(Alternate commentary-free version: This link will allow you to watch the original cartoon without audio commentary)
You’re A Madman, Charlie Brown!
This week from the Cartoon Brew TV’s “Brew Vaults”, we offer several rare animated spots featuring Charles Schulz’s beloved Peanuts characters. We’re dedicating this episode to Peanuts animation director Bill Melendez, who passed away last month. First, the rarely seen theatrical trailer for the initial feature-length Peanuts movie, A Boy Named Charlie Brown (1969). This trailer was the first 16mm film I ever bought (at a New York Comic Con in the 1970s) and it led to a lifetime of collecting cartoons on film, so it holds great nostalgia for me. I actually saw A Boy Named Charlie Brown at Radio City Music Hall (it was the big Christmas attraction that year). I still recall how odd it was to see such simplistic animation on the huge Music Hall screen–a screen which usually played host to Disney’s latest fully-animated masterpieces. In retrospect, the film is one of the best pieces of Peanuts animation, comparable to the earliest Peanuts holiday specials. Schulz, as usual, wrote the screenplay and retained a smattering of the adult-skewing wit that had all but disappeared from the Peanuts TV shows produced at this time. Poet-Composer Rod McKuen wrote the four songs in the film, and they are pretty good. The movie was a huge hit, becoming the number one film the week it was released, and ultimately spawned three sequels.
Following the movie trailer, we dive into “Animated Peanuts B.C.B.C” (Before Charlie Brown Christmas). The first time the Peanuts crew were animated was to pitch the Ford Falcon compact car in commercials created for Ford Motor Company. Ford also sponsored The Ford Show (1957-1961) starring country entertainer Tennessee Ernie Ford. Playhouse Pictures, a commercial animation studio in Hollywood made up primarily of ex-UPA employees, was commissioned by the J. Walter Thompson ad agency to create a new Ford sponsored animated opening each week for the Ford Show. In 1960-61 they decided to use the Peanuts characters in several of the actual show openings. Note that the first gag here uses Paul Frees as the voice of Charlie Brown! This is followed by a Ford car spot promoting the 1961 Falcon models. This commercial features my favorite Peanuts character, Pig-Pen. Unlike the later Charlie Brown TV specials and movies (and a bit like the old Dell Peanuts comic books), these Ford spots represent Peanuts with the least creative involvement by Schulz, who was known to write and draw almost all Peanuts material himself.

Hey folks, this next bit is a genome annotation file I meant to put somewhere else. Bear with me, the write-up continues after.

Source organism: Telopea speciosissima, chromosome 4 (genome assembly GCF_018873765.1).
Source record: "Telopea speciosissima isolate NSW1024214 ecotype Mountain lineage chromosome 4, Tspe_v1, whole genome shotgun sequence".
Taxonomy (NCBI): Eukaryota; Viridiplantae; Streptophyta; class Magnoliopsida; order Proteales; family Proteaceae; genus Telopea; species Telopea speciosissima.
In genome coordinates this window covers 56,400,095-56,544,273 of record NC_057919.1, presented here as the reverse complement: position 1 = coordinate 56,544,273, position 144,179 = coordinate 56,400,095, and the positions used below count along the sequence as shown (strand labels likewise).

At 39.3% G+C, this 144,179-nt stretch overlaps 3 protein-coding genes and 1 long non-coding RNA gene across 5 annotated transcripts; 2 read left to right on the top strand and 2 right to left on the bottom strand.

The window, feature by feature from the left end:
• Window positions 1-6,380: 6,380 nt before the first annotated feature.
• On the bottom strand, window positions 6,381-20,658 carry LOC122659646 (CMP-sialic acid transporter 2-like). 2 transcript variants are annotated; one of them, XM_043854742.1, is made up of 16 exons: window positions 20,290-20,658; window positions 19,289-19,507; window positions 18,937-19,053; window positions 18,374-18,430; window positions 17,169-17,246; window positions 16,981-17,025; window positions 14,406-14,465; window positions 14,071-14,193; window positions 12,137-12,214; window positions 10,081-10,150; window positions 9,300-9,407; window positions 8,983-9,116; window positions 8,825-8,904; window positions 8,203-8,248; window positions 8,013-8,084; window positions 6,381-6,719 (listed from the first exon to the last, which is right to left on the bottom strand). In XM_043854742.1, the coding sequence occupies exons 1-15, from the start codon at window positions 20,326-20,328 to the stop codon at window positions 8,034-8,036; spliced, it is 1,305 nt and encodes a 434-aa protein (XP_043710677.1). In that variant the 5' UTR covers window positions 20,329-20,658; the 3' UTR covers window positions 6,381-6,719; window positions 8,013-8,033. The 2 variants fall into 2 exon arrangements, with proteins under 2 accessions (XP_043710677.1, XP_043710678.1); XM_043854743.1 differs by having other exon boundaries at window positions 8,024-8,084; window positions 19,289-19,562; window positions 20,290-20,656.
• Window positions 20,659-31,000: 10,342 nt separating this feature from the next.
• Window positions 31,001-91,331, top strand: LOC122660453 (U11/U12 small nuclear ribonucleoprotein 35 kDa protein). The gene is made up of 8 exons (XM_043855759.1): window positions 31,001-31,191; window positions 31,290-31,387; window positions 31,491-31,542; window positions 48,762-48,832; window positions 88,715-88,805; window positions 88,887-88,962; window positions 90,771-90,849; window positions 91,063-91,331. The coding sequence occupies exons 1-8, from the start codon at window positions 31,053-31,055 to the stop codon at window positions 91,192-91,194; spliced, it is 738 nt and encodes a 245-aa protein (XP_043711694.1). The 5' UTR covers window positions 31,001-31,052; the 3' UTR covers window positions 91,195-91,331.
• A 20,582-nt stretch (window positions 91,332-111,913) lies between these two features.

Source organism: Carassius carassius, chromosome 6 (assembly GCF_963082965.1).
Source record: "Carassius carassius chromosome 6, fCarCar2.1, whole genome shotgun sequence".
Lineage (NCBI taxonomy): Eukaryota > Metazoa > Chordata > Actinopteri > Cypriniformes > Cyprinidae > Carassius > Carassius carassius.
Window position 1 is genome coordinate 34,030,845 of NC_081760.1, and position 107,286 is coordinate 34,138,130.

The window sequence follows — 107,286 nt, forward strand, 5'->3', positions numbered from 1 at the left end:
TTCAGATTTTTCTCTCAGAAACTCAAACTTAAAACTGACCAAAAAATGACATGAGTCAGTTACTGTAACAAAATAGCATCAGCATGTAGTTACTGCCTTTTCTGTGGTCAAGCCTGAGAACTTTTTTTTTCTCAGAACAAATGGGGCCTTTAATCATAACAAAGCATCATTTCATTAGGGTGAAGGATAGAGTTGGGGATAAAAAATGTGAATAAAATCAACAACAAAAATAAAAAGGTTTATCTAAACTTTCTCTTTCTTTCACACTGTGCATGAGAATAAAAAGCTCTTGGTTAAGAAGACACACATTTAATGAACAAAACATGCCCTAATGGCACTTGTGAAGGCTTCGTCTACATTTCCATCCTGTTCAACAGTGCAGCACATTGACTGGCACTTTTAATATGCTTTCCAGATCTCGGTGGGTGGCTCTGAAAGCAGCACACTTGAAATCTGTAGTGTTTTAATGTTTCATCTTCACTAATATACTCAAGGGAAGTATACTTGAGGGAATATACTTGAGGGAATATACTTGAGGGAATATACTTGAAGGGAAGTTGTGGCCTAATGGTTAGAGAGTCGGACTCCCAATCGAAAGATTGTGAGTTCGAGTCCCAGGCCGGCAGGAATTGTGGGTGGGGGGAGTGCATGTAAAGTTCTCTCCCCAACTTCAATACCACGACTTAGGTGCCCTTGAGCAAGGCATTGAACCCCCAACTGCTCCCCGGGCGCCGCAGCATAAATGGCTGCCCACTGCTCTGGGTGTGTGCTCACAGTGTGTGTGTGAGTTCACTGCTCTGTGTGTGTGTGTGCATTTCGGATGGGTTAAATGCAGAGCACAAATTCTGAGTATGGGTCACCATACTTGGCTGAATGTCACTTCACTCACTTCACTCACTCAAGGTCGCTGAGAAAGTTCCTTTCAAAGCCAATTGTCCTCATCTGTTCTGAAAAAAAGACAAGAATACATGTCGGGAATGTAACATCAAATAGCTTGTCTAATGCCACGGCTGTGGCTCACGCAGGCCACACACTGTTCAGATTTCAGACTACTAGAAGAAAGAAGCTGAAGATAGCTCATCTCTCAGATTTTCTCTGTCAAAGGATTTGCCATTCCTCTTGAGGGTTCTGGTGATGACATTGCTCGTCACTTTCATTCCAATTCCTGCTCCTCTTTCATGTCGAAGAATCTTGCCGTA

In a 1984 interview with the Museum of Broadcasting, Bill Melendez recalled his first encounters with Charles Schulz and Charlie Brown:
Well, I was doing Ford commercials at J. Walter Thompson when it was decided that Charlie Brown would be the spokesman for the Ford Falcon. I was told Charles Schulz was very shy and reticent about commercializing his strip. So I went to San Francisco and met Sparky and we hit it off. I told him what we did, and he nodded and said, “All right, we’ll try it.” He was very leery of getting involved with “Hollywood types” as he used to call us.
Of course he understands that his drawings are flat, two dimensional designs, and that, for example, the front view is very different from the side view. They are not three-dimensional characters. You can’t turn them around the way we used to turn the Walt Disney characters, who were designed to be round and three-dimensional. To animate Peanuts characters we have to be more inventive, because we tend not to be realistic. We don’t try to ape real live action as we did in animating Donald Duck and Mickey Mouse.
I imagine Sparky must have been curious about how we were going to do it, but he never gave us any kind of a hint or anything at all about what he wanted. So we showed him how we thought it should move, how we thought they should turn, how we thought they should walk and he accepted everything. From then on we hit it off pretty well.
Thanks to Michael Geisler and Stu Shostack for recording the audio track, and Randall Kaplan for his expert sound and picture editing.